Indeed, because it isn’t produced every year, Falcy’s current vintage is a 2021. “This is not a Provence rosé, so it can age,” she says. “It will change. The fruit will not be as fresh. It will have more ripe notes, which makes it more complex in the mouth.” The texture of the grapes helps it hold up. “It has acidity and a bit of tannins, but it’s velvety, and that makes it nice with a salad or quiche.”
The gastronomic power of Bordelais pinks is even more evident in clairets, where the longer extraction brings greater structure. Though these wines might seem old-fashioned to a new generation, both Gorman-McAdams and Daddona are fans. “Are you going to drink super pale rosé, or a deeper, sturdier rose that will go with food better?” ask Daddona. “One of my favorite pairings with clairet is pizza. It can go with strongly spiced foods. It goes great with game, like a duck liver terrine.”
“In the past, those saignée wines might have suffered from pyrazines, but there’s more know-how today in Bordeaux. Younger people have beefed up their techniques and are making rosé more seriously, coaxing full ripeness and harvesting earlier. Obviously climate change is also happening, but they’re still getting acidity,” says Gorman-McAdams. “Clairet fits into that category of a chillable red. I call it a gastronomic rosé. When it’s chilled, it’s refreshing but with a nice tannic grip. It’s a perfect Thanksgiving wine, a summer red, or an all-year wine for how we eat today.”
It might be its trendy chillability that garnered Château Massereau’s fruity, spicy Vin de France clairet “ultra-positive” feedback at the natural-wine festival Raw Wine in New York last year, according to family owner Anne Marie Chaigneau. But the low-intervention producer’s au courant winemaking shows the evolution of Bordelais clairet as clairet. The juice is not simply drawn off the red wine maceration. Instead, Merlot, Cabernet Sauvignon, Cabernet Franc, and Petit Verdot grapes are harvested early, macerated in cement for 48 to 72 hours, and vinified on the lees in old barrels and concrete eggs. The result? A wine that’s “more fruity than a rosé, with more structure, and freshness, which allows it to fit in with all kinds of dishes,” says Chaigneau.
All these wines might sound appealing at dinnertime, were it not for something else that distinguishes Bordelais rosé: Little of it is available to us in the United States. Rosé comprises just 3 percent of Bordeaux’s 600,000 annual bottles, and 80 percent of it is consumed domestically. Other labels—Clarendelle Bordeaux Rosé, with its blue-fruit backbone and salty savoriness; Les Hauts de Smith Bordeaux Rosé, full of powdery cherry notes; fleshy Domaine de Chevalier Rosé, with its blackberry oomph—might be slightly easier to come by, but Lurton’s rosé is sold in California only, while Falcy’s can be mail ordered from France. The winemakers say its scarcity is due to buyers’ reluctance to gamble on it. “They say, ‘Bordeaux, you should be more modern,’ and then you try and the distributor says, ‘It’s too modern for Bordeaux,’” complains Lurton.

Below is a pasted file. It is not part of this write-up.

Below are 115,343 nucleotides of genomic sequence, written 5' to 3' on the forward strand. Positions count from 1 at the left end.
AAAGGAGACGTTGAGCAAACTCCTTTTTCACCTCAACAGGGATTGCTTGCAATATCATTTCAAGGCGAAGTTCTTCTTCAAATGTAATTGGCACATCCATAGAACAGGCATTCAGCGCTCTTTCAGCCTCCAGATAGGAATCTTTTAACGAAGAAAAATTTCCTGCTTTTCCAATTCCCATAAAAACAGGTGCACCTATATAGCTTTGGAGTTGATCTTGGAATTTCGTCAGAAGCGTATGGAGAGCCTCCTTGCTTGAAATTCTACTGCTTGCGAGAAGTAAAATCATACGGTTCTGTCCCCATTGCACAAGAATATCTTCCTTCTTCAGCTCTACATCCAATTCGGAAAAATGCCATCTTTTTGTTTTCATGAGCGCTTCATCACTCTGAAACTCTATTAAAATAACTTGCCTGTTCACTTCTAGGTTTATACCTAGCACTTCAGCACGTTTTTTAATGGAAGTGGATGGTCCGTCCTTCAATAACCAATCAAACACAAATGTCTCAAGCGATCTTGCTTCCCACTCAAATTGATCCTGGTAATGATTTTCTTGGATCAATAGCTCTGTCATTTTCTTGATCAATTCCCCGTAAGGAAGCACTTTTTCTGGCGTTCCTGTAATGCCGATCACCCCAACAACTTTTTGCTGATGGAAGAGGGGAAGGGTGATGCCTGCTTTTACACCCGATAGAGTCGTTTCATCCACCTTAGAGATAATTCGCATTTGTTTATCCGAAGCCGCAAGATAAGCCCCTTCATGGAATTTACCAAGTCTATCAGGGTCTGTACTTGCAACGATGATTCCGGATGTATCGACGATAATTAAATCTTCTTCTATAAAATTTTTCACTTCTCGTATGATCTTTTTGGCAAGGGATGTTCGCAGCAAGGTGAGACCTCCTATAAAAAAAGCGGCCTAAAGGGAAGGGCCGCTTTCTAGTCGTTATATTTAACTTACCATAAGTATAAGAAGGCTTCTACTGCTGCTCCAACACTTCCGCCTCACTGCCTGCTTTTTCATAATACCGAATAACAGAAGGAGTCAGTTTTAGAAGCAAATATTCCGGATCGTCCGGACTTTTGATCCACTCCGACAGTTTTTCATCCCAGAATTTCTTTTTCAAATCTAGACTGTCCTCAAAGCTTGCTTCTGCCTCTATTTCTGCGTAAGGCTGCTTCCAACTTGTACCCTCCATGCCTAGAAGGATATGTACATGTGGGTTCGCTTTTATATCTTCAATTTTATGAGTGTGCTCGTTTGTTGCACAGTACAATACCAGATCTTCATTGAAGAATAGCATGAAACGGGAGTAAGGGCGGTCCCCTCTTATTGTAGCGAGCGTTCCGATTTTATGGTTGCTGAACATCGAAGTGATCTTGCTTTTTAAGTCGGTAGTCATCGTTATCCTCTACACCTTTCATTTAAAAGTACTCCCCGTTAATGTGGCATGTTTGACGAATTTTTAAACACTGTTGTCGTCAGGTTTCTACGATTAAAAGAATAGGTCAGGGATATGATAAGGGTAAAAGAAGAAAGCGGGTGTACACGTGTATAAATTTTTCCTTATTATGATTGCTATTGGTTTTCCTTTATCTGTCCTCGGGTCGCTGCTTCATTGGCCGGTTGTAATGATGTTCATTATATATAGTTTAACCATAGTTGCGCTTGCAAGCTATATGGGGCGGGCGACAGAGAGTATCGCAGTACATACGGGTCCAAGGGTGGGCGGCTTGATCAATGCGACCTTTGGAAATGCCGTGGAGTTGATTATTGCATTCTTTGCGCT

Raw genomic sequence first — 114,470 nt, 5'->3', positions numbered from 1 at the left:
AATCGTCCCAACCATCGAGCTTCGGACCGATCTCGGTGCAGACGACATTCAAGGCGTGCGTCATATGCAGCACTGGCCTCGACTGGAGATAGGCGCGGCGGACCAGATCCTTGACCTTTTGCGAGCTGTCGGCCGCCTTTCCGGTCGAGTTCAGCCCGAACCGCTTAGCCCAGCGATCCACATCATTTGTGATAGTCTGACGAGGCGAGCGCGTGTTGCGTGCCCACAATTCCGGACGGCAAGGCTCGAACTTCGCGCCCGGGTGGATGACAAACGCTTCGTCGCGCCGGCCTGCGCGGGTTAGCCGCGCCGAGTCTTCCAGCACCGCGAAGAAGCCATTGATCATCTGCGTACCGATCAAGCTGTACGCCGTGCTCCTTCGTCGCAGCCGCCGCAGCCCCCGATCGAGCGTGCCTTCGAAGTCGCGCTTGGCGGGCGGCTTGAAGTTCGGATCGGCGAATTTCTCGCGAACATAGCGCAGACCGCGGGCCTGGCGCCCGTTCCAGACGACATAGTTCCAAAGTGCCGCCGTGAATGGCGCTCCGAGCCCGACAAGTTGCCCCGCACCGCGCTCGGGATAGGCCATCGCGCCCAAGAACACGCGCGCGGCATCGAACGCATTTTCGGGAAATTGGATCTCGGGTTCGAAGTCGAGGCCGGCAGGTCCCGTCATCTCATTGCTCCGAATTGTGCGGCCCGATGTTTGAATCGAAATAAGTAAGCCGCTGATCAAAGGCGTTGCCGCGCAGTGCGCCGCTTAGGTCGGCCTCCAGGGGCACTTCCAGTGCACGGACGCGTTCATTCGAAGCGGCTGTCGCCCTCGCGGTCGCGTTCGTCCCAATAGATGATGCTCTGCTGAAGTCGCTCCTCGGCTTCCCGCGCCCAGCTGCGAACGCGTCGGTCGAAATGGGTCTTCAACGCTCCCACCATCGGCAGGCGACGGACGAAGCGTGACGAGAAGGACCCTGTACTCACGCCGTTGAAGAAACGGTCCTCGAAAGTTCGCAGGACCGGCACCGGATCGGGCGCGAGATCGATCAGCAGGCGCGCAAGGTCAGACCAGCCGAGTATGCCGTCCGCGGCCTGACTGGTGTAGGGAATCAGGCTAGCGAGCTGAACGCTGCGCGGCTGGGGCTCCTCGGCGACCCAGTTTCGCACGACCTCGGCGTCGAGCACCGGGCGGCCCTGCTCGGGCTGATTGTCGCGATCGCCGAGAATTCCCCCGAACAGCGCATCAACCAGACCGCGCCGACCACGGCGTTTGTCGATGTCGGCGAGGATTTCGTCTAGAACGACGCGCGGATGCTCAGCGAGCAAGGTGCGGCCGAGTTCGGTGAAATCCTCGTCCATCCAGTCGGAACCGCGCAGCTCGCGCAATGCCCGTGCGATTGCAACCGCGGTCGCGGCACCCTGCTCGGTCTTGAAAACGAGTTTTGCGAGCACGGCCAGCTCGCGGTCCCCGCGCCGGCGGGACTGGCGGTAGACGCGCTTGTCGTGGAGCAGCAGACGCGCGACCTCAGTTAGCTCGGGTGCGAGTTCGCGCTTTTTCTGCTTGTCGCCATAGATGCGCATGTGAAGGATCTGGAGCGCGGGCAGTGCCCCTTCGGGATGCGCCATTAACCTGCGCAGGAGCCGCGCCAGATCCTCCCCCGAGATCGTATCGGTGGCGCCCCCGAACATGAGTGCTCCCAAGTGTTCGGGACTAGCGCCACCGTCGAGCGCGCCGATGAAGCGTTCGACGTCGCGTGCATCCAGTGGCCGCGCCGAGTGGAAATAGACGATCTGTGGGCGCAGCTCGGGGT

With Provence dominating a stagnant rosé market—3 million more hectoliters of rosé were made globally in 2021 than were consumed—Bordeaux rosés might be what’s needed to shake things up. “Hopefully as the rosé market continues to mature, people will look for something different, and, in that sense, there is an opportunity for Bordeaux because, while it’s a small proportion of the wine in Bordeaux, the region is very large, so it’s not insignificant,” says Gorman-McAdams.
If Bordeaux’s still rosés are scarce in the States, its sparkling rosés are moreso. Crémant, the region’s traditional-method sparkling, accounts for just 1.5 percent of Bordeaux wine, and crémant rosé is a tiny portion of that. Still, wines like the peaches-and-almonds Louis Vallon Crémant de Bordeaux Blanc de Noirs, and earthy Amélie Constant Brut Nature Rosé, with its strawberry candy aroma, are worth seeking out. “The grape varieties aren’t Chardonnay and Pinot, so they have this lovely floral lift, more so than the biscuity note of Champagne, even when aged on lees,” says Gorman-McAdams. Proper apéritif wines, “they are light, round, and balanced, with pretty fruit and texture.”
And with the emergence of pét-nat rosés, we are seeing the evolution of Bordeaux’s sparkling rosés as well. Regional pioneers in the style, fifth-generation winemakers Guillame and Rachel Bossuet-Hubert produce L’Amour du Risque, a Cabernet Franc pét-nat rosé with a tight, fierce bubble and a caramel apple character at their biodynamic estate, Château Peybonhomme-Les-Tours. As a style outside the classification, it is labeled a Vin de France, but that’s just fine with the siblings. “We made this wine quite simply because we wanted to make it. It doesn’t matter if it’s not in the appellation,” says Rachel. “We like to innovate.”
At just under $30, sparkling wines like Amélie Constant and L’Amour du Risque are priced on the high end for Bordeaux rosés, though they’re consistent with pricing for other French bubbles made outside Champagne. Bordeaux’s still rosé wines hover in the $10 to $20 range, and their affordability makes them all the more worth the hunt. Says Lurton, whose rosé retails at $14, “With Provence rosé’s price going up and up, I think we have a way to enter the market and have a final place in the customer’s heart because of quality and pricing.”
That’s important in a region where the grand vins seem so unapproachable. “Lots of people are afraid of Bordeaux. They think that they need to know a lot to really enjoy our red wine,” says Ha. “But nobody is afraid of rosé.”